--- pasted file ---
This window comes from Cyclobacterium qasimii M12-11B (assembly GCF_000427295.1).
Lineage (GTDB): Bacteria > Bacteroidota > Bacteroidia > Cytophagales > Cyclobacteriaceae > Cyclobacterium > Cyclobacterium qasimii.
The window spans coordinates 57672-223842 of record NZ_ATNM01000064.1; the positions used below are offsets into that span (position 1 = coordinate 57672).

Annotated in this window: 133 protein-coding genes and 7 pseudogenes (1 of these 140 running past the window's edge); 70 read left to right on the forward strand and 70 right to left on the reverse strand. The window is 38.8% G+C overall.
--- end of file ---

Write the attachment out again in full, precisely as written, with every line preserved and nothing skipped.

This window comes from Cyclobacterium qasimii M12-11B (assembly GCF_000427295.1).
Lineage (GTDB): Bacteria > Bacteroidota > Bacteroidia > Cytophagales > Cyclobacteriaceae > Cyclobacterium > Cyclobacterium qasimii.
The window spans coordinates 57672-223842 of record NZ_ATNM01000064.1; the positions used below are offsets into that span (position 1 = coordinate 57672).

Annotated in this window: 133 protein-coding genes and 7 pseudogenes (1 of these 140 running past the window's edge); 70 read left to right on the forward strand and 70 right to left on the reverse strand. The window is 38.8% G+C overall.